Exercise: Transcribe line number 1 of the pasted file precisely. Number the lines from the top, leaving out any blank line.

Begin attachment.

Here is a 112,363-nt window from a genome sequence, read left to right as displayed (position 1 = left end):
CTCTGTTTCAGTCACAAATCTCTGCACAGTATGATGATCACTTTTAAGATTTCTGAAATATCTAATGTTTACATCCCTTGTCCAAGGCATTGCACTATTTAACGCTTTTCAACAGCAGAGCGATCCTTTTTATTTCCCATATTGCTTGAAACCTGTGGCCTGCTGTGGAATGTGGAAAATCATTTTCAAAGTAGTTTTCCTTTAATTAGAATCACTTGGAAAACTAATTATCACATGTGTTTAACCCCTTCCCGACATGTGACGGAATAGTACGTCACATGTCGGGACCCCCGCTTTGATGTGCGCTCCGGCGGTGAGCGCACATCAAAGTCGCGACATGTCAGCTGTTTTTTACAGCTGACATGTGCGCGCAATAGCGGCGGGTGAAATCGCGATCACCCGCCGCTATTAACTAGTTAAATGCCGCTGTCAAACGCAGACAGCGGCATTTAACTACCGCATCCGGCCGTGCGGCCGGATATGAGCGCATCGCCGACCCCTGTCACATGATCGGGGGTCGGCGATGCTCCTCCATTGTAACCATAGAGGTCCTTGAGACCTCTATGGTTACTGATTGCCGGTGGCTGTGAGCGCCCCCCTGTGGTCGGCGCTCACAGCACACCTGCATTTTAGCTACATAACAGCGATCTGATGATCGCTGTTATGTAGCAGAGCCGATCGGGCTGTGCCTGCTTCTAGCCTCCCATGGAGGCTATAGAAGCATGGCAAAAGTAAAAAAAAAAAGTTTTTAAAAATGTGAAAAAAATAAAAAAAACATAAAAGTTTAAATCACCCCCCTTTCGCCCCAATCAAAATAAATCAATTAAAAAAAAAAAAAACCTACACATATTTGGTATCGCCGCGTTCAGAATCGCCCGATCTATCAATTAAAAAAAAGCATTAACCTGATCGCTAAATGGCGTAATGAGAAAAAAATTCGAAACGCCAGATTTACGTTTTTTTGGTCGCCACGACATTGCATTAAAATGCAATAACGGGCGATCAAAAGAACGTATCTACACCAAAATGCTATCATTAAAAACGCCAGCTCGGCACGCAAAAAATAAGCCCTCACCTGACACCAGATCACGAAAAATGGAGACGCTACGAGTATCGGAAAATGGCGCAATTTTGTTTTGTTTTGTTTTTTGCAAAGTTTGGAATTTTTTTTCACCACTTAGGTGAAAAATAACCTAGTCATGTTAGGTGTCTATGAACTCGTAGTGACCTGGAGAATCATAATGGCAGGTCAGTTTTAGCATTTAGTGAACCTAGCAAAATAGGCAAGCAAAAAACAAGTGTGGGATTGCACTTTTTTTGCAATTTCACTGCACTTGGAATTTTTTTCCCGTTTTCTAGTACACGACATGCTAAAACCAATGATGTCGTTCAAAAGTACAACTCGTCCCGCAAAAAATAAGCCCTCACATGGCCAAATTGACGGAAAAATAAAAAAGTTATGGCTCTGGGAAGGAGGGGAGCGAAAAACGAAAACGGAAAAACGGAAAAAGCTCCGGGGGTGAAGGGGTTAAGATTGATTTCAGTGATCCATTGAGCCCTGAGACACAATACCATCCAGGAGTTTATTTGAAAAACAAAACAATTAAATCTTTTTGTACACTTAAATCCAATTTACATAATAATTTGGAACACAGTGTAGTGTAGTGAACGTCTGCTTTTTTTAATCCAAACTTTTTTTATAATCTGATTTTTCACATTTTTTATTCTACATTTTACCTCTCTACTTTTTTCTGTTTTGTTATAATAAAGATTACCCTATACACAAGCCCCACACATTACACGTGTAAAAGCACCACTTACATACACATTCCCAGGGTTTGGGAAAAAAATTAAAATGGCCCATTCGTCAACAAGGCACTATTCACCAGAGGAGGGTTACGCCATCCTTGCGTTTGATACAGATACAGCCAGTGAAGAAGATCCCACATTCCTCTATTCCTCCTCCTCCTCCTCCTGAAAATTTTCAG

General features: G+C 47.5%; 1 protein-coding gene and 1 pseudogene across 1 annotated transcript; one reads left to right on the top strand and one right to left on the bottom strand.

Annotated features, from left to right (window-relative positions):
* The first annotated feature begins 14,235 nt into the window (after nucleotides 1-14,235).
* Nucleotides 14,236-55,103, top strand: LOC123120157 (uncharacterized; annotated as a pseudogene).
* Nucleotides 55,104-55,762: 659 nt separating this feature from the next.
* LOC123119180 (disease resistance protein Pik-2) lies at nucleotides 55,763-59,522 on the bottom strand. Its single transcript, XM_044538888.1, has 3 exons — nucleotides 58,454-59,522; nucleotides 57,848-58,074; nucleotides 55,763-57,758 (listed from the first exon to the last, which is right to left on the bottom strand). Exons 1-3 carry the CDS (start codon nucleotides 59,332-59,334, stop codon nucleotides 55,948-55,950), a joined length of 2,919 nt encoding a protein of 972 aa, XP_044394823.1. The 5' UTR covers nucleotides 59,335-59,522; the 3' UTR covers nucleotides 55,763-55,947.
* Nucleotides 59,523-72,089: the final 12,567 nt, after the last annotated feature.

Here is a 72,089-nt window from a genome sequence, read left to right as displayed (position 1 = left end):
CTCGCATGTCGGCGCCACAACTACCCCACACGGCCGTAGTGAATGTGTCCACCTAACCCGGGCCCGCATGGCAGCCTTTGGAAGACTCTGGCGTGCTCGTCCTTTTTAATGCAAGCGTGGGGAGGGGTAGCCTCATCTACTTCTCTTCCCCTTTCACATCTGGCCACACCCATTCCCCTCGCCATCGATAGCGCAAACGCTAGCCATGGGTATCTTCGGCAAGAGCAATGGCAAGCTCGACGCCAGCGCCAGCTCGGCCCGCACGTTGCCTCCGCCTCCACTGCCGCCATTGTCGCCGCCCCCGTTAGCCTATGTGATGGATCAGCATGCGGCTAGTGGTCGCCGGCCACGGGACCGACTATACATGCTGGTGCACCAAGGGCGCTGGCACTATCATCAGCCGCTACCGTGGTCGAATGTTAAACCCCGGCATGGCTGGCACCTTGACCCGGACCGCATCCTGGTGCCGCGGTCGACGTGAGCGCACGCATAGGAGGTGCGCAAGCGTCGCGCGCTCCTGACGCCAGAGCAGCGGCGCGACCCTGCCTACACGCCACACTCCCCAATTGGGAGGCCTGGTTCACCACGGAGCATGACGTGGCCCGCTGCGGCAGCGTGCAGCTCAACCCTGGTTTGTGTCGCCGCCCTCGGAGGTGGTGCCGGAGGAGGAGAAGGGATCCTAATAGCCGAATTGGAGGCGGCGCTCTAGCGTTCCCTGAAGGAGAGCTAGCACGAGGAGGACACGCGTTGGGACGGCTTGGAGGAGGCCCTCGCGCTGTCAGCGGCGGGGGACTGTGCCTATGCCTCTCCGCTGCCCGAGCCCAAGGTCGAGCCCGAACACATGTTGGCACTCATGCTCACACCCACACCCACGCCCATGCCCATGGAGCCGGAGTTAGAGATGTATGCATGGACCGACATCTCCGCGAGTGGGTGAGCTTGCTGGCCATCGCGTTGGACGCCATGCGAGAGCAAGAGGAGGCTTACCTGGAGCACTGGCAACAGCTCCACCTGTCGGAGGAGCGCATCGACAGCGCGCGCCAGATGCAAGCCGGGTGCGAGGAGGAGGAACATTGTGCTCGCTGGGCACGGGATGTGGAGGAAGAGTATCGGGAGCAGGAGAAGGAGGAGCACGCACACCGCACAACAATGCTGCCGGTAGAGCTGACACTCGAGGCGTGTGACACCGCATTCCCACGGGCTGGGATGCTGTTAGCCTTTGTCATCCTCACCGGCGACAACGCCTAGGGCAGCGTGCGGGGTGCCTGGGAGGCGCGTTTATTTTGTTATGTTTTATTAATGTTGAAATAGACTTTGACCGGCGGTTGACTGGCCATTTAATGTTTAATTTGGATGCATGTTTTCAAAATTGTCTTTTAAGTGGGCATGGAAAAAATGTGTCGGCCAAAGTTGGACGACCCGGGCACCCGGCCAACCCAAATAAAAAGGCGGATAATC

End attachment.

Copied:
Here is a 112,363-nt window from a genome sequence, read left to right as displayed (position 1 = left end):